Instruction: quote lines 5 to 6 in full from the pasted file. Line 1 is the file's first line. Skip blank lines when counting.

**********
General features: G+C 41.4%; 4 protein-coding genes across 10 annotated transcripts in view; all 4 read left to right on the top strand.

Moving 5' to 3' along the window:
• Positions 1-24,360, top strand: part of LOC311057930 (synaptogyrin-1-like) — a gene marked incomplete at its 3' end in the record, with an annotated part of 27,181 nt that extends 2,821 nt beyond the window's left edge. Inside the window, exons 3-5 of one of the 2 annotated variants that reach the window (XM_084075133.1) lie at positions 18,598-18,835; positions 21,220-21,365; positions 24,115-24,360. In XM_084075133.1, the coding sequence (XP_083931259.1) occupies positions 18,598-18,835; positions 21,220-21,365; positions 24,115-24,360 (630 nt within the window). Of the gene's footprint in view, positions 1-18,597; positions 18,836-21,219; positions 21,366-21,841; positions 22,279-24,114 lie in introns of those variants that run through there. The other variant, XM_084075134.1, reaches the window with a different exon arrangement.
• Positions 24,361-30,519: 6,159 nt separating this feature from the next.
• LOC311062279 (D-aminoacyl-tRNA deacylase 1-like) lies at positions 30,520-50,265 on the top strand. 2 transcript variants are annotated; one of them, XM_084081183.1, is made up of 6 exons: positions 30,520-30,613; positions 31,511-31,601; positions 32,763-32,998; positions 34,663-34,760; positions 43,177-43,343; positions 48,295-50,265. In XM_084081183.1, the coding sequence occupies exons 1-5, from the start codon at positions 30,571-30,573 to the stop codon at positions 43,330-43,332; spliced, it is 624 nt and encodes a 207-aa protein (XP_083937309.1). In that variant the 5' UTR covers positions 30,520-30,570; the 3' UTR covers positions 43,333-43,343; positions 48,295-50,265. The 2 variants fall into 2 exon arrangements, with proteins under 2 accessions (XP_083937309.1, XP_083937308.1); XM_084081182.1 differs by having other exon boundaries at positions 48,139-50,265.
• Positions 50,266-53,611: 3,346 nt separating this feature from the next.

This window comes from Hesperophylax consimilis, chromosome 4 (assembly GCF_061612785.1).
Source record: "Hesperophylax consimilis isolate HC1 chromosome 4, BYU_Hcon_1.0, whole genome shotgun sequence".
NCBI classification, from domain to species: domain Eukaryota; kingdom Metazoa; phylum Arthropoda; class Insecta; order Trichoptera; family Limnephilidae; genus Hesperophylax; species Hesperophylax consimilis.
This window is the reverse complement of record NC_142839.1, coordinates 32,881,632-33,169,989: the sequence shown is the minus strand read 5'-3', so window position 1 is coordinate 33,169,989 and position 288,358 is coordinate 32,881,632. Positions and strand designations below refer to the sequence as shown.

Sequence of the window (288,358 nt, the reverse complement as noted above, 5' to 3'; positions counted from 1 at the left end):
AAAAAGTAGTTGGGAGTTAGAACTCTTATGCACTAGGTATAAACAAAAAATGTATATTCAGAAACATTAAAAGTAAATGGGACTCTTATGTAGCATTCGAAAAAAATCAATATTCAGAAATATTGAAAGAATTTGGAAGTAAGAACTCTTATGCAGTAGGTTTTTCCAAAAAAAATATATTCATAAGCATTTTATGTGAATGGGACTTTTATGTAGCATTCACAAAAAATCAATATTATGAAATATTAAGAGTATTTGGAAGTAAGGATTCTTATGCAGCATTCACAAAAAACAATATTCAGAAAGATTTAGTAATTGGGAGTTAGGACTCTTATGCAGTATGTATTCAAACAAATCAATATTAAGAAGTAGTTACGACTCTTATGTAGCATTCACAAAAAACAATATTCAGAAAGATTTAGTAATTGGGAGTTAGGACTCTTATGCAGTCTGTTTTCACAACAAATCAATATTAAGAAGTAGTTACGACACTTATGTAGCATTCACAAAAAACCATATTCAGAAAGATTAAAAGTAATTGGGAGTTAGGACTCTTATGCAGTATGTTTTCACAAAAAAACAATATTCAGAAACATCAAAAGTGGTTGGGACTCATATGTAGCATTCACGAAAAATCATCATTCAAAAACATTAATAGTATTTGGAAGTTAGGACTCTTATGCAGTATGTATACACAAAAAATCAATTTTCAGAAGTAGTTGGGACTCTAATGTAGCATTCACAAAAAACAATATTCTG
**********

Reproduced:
• LOC311062279 (D-aminoacyl-tRNA deacylase 1-like) lies at positions 30,520-50,265 on the top strand. 2 transcript variants are annotated; one of them, XM_084081183.1, is made up of 6 exons: positions 30,520-30,613; positions 31,511-31,601; positions 32,763-32,998; positions 34,663-34,760; positions 43,177-43,343; positions 48,295-50,265. In XM_084081183.1, the coding sequence occupies exons 1-5, from the start codon at positions 30,571-30,573 to the stop codon at positions 43,330-43,332; spliced, it is 624 nt and encodes a 207-aa protein (XP_083937309.1). In that variant the 5' UTR covers positions 30,520-30,570; the 3' UTR covers positions 43,333-43,343; positions 48,295-50,265. The 2 variants fall into 2 exon arrangements, with proteins under 2 accessions (XP_083937309.1, XP_083937308.1); XM_084081182.1 differs by having other exon boundaries at positions 48,139-50,265.
• Positions 50,266-53,611: 3,346 nt separating this feature from the next.